$1,100 rent hike: Could veteran soon be out on street?
A disabled veteran is fearing she will be out on the street due to a $1,100 monthly rent increase.
Laura Guilmain spoke to Contact 5's consumer investigative reporter Jessica Bruno after she received a recent notice from her landlord.
"Cardboard box by the beach is great. But where does my stuff go? So I'm left with absolutely nothing," Guilmain told WPTV.
Her rent is going up from $2,100 a month to $3,200 a month.
"I thought it was a typo," she said, recalling when she first received the notification.
Guilmain's HUD voucher for homeless veterans won't cover the increase. While the housing authority did agree to give her $400 more a month for the rent — meaning she could pay $2,450 — her landlord allegedly said that won't cut it.
"They can make more money, of course. It's greed," Guilmain said. "She knows she can get that. The housing market is limited to none. It's new. It's nice. It's central to everything."
Her current house is only 2.5 miles away from her daughter's high school, where she is a senior. It's also just down the road from the Veteran Affairs hospital. She told WPTV those are even more reasons why she wants to be able to stay in her home.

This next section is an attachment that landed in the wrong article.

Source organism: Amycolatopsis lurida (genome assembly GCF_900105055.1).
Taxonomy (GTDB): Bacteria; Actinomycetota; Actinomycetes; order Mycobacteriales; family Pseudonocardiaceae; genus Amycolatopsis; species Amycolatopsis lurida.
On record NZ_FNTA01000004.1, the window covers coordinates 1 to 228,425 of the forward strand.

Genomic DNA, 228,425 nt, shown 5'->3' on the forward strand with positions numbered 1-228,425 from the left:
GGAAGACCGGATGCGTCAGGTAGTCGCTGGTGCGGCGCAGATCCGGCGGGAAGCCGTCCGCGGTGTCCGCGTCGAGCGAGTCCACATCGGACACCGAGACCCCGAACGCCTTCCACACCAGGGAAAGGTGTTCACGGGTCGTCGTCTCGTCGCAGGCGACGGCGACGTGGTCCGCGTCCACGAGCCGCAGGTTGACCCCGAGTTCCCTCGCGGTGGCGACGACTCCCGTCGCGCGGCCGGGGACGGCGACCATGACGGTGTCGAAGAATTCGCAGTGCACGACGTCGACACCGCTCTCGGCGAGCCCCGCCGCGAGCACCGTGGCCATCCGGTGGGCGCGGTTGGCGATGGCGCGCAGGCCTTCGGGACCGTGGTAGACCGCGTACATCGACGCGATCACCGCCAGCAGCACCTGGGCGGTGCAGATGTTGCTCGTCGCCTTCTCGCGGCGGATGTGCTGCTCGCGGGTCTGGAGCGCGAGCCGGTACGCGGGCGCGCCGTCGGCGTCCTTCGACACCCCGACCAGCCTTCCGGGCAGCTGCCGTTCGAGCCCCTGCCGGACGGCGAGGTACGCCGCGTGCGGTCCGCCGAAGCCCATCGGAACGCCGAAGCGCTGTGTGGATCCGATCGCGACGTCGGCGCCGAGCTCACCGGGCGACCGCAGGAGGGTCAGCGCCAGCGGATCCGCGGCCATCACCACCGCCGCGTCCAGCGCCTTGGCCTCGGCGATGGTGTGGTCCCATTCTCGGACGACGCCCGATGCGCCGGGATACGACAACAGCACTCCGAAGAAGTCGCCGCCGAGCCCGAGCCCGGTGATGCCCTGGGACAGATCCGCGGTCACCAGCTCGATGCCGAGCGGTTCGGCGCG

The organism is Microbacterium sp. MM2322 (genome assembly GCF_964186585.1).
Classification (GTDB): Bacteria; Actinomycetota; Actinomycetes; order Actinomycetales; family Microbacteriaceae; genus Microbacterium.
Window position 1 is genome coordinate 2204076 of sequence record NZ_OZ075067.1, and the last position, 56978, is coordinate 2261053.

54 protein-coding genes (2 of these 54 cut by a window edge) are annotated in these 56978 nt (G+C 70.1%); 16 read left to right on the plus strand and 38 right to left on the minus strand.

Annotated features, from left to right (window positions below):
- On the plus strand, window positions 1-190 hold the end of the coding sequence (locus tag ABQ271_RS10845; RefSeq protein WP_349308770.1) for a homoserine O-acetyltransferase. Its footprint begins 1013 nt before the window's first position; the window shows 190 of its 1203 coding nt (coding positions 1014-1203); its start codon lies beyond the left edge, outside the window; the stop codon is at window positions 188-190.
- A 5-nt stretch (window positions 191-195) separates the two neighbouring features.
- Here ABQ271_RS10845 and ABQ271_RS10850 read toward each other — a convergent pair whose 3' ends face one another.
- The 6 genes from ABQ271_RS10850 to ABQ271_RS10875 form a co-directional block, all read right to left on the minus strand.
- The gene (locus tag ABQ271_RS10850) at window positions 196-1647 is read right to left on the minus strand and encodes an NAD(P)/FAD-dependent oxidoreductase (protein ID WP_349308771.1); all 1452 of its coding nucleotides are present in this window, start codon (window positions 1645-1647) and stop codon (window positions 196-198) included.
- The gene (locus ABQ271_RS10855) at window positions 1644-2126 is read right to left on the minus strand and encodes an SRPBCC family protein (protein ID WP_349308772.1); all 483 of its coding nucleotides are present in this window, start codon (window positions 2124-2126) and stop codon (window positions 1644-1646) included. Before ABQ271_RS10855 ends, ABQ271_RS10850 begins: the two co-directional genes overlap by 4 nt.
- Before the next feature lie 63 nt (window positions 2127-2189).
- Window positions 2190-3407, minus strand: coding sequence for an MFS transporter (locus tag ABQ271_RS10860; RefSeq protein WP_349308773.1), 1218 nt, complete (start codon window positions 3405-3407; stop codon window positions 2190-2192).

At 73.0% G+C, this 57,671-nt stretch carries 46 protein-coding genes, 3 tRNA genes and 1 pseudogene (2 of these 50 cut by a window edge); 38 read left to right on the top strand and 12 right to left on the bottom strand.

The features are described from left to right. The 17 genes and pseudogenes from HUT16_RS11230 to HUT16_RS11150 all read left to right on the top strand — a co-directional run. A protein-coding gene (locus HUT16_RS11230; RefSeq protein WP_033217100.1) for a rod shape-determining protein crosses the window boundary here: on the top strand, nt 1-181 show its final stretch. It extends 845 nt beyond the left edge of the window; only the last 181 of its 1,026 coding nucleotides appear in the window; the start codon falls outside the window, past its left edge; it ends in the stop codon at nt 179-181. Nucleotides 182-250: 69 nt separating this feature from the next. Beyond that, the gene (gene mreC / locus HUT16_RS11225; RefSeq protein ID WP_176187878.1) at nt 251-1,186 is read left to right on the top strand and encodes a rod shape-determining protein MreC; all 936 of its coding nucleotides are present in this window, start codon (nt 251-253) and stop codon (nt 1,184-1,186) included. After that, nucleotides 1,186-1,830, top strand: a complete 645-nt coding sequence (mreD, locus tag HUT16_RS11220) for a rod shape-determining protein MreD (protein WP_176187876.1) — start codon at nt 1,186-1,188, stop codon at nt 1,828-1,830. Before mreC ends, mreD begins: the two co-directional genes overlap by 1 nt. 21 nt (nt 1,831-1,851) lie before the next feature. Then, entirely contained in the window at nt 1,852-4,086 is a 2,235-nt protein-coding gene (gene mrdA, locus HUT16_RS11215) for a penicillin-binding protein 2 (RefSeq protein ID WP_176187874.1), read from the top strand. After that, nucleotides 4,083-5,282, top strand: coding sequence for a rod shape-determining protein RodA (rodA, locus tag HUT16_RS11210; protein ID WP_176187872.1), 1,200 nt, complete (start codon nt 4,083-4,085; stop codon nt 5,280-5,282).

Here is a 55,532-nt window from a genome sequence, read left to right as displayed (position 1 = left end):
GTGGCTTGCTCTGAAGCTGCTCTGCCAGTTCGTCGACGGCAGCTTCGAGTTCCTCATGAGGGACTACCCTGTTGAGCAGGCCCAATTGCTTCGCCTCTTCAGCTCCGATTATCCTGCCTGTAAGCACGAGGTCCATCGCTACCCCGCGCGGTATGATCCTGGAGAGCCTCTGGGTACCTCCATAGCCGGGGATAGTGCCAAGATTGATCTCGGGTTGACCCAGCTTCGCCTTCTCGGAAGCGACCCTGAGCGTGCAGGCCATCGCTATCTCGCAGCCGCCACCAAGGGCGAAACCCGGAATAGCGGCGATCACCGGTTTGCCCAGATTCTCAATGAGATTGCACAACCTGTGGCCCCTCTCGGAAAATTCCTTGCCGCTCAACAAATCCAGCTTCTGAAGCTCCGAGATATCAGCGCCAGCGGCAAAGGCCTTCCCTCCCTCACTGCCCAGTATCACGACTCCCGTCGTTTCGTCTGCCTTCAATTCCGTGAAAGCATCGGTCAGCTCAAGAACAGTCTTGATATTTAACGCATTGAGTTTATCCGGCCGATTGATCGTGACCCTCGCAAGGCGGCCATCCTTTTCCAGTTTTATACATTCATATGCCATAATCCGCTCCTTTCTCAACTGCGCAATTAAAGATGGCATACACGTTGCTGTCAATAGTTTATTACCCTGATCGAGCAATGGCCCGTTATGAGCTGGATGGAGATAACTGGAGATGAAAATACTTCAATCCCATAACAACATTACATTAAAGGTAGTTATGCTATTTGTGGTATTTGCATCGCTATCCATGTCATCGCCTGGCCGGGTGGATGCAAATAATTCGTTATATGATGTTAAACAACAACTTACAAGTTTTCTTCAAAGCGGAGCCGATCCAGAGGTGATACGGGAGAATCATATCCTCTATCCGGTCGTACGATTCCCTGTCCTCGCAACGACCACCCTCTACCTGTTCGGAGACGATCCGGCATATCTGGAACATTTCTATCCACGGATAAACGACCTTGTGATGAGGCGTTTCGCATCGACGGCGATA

"I've had three brain surgeries," Guilmain said. "I have PTSD, military sexual assault PTSD, anxiety, depression, along with an issue with my brain."
Because of that, she told WPTV she is constantly having to go to the nearby VA for testing.
"Nobody cares," she said. "They don't care."
The house has been home to Guilmain and her daughter, Karson, for three years, without any rent increases — until now.
SPECIAL COVERAGE: Priced Out of Paradise
Karson plays varsity soccer at Palm Beach Gardens Community High School, and she doesn't graduate until next spring.
"She graduates. She can go," Guilmain said. "I don't care where I end up. I just need something for her for one year."
WPTV called Guilmain's landlord, Amanda Ramnauth, and sent her an email. She didn't reply.
The letter blames the rent increase on "unforeseen circumstances." Guilmain has to be out of the home in nine days.
So, she's spending her time contacting nonprofits that help veterans, trying to figure out what to do next.
"We have veterans here that have problems and nobody's helping," Guilmain said. "So it's not just me. It's a lot of people being affected, and my heart goes out for them."
Scripps Only Content 2022